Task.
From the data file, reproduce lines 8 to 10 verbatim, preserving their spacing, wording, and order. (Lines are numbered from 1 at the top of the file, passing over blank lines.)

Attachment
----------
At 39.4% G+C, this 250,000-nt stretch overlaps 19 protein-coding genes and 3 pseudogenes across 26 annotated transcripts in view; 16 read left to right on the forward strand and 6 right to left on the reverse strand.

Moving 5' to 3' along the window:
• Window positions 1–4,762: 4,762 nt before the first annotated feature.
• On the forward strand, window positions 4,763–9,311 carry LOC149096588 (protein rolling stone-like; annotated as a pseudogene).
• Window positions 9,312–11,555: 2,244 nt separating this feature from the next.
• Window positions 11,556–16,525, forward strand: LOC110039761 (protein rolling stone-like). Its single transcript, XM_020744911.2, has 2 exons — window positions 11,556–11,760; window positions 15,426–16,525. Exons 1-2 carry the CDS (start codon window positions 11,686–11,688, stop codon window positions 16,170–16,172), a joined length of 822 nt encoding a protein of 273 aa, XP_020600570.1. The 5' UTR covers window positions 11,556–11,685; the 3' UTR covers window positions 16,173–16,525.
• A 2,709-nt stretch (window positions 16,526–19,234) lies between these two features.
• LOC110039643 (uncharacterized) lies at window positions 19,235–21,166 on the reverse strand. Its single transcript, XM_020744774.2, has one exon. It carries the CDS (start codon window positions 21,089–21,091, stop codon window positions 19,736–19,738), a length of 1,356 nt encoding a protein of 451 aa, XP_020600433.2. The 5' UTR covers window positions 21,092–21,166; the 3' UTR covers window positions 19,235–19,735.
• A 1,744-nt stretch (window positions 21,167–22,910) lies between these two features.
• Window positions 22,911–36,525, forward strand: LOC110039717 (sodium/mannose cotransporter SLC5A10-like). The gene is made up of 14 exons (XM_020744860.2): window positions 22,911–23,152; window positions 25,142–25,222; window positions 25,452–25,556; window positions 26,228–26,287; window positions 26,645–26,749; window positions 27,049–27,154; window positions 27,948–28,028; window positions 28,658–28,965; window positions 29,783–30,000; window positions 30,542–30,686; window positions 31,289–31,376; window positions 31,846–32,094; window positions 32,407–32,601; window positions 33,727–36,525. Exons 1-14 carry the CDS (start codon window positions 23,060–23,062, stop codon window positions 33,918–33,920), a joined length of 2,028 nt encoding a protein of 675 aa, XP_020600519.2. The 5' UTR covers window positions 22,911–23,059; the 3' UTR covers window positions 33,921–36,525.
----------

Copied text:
• LOC110039643 (uncharacterized) lies at window positions 19,235–21,166 on the reverse strand. Its single transcript, XM_020744774.2, has one exon. It carries the CDS (start codon window positions 21,089–21,091, stop codon window positions 19,736–19,738), a length of 1,356 nt encoding a protein of 451 aa, XP_020600433.2. The 5' UTR covers window positions 21,092–21,166; the 3' UTR covers window positions 19,235–19,735.
• A 1,744-nt stretch (window positions 21,167–22,910) lies between these two features.
• Window positions 22,911–36,525, forward strand: LOC110039717 (sodium/mannose cotransporter SLC5A10-like). The gene is made up of 14 exons (XM_020744860.2): window positions 22,911–23,152; window positions 25,142–25,222; window positions 25,452–25,556; window positions 26,228–26,287; window positions 26,645–26,749; window positions 27,049–27,154; window positions 27,948–28,028; window positions 28,658–28,965; window positions 29,783–30,000; window positions 30,542–30,686; window positions 31,289–31,376; window positions 31,846–32,094; window positions 32,407–32,601; window positions 33,727–36,525. Exons 1-14 carry the CDS (start codon window positions 23,060–23,062, stop codon window positions 33,918–33,920), a joined length of 2,028 nt encoding a protein of 675 aa, XP_020600519.2. The 5' UTR covers window positions 22,911–23,059; the 3' UTR covers window positions 33,921–36,525.